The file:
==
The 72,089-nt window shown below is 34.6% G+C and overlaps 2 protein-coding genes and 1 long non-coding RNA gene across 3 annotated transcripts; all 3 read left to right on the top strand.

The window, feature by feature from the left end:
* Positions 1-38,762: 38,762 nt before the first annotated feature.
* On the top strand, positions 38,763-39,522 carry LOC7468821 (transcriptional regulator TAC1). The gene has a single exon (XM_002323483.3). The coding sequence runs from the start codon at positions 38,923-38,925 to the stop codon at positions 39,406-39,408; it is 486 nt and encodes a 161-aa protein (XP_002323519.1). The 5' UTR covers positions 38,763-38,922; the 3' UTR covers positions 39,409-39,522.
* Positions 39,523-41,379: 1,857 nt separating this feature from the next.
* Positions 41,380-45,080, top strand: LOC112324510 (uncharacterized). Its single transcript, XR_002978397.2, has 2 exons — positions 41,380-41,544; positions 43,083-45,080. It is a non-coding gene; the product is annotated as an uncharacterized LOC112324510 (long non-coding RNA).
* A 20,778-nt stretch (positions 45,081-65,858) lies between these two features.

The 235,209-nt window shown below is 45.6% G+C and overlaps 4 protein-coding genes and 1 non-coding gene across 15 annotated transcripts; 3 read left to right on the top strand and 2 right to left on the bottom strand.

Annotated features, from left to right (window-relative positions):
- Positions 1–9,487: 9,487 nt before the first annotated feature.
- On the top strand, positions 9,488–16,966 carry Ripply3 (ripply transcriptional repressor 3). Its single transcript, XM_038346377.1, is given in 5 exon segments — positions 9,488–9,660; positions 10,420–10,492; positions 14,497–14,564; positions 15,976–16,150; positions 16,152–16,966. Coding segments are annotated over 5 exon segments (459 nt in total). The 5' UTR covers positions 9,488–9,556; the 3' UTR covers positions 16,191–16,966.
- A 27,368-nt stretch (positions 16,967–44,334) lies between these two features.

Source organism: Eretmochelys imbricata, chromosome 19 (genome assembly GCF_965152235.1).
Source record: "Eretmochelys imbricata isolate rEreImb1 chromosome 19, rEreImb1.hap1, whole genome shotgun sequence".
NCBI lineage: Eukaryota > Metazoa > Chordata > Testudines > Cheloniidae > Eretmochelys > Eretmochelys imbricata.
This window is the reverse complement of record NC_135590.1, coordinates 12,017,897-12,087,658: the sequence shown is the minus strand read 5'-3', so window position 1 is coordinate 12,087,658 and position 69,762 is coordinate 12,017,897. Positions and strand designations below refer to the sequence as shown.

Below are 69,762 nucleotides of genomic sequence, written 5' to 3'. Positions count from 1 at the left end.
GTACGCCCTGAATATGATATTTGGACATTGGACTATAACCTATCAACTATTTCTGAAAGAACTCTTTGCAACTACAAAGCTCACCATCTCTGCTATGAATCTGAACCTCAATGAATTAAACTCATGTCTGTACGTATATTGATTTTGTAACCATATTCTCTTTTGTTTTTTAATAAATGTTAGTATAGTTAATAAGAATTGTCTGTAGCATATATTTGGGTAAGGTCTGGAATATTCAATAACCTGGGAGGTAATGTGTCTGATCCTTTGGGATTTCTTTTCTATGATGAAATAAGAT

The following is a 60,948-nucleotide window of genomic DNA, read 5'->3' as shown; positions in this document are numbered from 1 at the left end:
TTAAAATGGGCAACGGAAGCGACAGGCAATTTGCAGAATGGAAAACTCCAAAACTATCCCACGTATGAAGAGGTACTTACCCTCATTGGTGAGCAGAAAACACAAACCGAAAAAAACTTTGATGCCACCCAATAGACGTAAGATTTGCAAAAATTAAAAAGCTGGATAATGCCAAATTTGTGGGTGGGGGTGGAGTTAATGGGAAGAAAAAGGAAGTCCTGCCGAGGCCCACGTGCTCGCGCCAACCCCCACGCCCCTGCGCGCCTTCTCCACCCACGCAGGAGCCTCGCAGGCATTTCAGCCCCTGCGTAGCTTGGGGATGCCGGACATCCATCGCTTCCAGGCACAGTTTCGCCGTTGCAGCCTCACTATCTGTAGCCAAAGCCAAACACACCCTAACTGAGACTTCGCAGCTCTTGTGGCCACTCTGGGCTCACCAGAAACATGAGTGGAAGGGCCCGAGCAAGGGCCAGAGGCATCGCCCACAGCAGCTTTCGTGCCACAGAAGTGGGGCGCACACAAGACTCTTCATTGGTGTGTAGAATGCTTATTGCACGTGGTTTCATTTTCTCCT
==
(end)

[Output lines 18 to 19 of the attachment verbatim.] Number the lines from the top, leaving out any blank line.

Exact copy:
GTACGCCCTGAATATGATATTTGGACATTGGACTATAACCTATCAACTATTTCTGAAAGAACTCTTTGCAACTACAAAGCTCACCATCTCTGCTATGAATCTGAACCTCAATGAATTAAACTCATGTCTGTACGTATATTGATTTTGTAACCATATTCTCTTTTGTTTTTTAATAAATGTTAGTATAGTTAATAAGAATTGTCTGTAGCATATATTTGGGTAAGGTCTGGAATATTCAATAACCTGGGAGGTAATGTGTCTGATCCTTTGGGATTTCTTTTCTATGATGAAATAAGAT

The following is a 60,948-nucleotide window of genomic DNA, read 5'->3' as shown; positions in this document are numbered from 1 at the left end: